Whenever we tell anyone about the NPI study we administered to celebrities while researching this book, their first question is: "Can I take the test?" The answer is yes. Before you do, however, you should understand a thing or two about how the test is structured and what it's intended to evaluate.
The most important thing to know is that the NPI is not a diagnostic instrument for a personality disorder. It will not tell you if you have narcissistic personality disorder; what this test documents is the taker's levels of various narcissistic traits.
You should also be aware that there is ongoing debate within the scientific community about the validity of measuring narcissism on the NPI or any other scale. Nor is everyone convinced that tests using this scale prove the existence of a trend toward increasing narcissism in our society. However, other studies have offered further independent evidence that the trend is increasing, and this conforms with our own experiences in the field.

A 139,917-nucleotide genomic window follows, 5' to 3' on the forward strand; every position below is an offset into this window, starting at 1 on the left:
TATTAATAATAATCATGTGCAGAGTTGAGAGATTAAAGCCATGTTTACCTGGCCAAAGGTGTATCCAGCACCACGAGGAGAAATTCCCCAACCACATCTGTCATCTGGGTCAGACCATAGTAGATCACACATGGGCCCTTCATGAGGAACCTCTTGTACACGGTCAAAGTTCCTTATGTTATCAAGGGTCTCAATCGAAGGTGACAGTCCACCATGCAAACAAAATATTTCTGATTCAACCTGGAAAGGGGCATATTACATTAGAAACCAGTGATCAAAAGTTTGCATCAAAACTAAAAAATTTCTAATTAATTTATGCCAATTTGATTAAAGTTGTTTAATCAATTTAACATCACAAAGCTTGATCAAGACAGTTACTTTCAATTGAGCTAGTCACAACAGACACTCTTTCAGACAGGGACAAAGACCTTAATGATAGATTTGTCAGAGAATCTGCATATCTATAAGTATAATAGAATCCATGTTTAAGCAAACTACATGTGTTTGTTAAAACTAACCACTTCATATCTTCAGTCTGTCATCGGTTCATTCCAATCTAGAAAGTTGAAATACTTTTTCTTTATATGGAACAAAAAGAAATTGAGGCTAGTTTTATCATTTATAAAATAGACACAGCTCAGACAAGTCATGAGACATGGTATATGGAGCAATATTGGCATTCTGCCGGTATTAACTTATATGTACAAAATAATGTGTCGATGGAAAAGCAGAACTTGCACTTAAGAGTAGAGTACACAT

Taking the NPI is in no way a substitute for a diagnostic workup by a trained professional. If you're experiencing symptoms such as depression, anxiety, uncontrolled use of substances, or any other behaviors that affect your functioning, please see a professional. Symptoms that may seem psychiatric or psychological can actually be signs of a medical condition. In any such circumstances, always begin by having a thorough medical evaluation; if necessary, your doctor can then give you an appropriate referral to a mental health professional.
Narcissism has become such a pervasive issue today that it will be natural for most readers to identify with at least some of the issues discussed in the book and to wonder where they fall on the narcissism spectrum. Again, if you're having chronic feelings of emptiness, or difficulty with your interpersonal functioning, simply knowing where you are on this spectrum won't change things. Narcissism is the result of longstanding behavioral patterns that reflect fixed brain functioning. It requires a lot of motivation to change these patterns. In chapter 10, we suggest ways to start changing in a healthy direction, but these suggestions won't be enough for everyone, and you might need professional help to sustain whatever changes you make.
In taking this test, you'll notice that it's sometimes difficult to choose between the two choices offered to you. You may feel that neither, or both, apply. This is what social scientists call a forced choice. Although you may feel ambivalent about the choices available to you, the one you do choose has meaning. There are no time constraints for the evaluation, but you should take it in a single sitting, without asking anyone for help or clarification.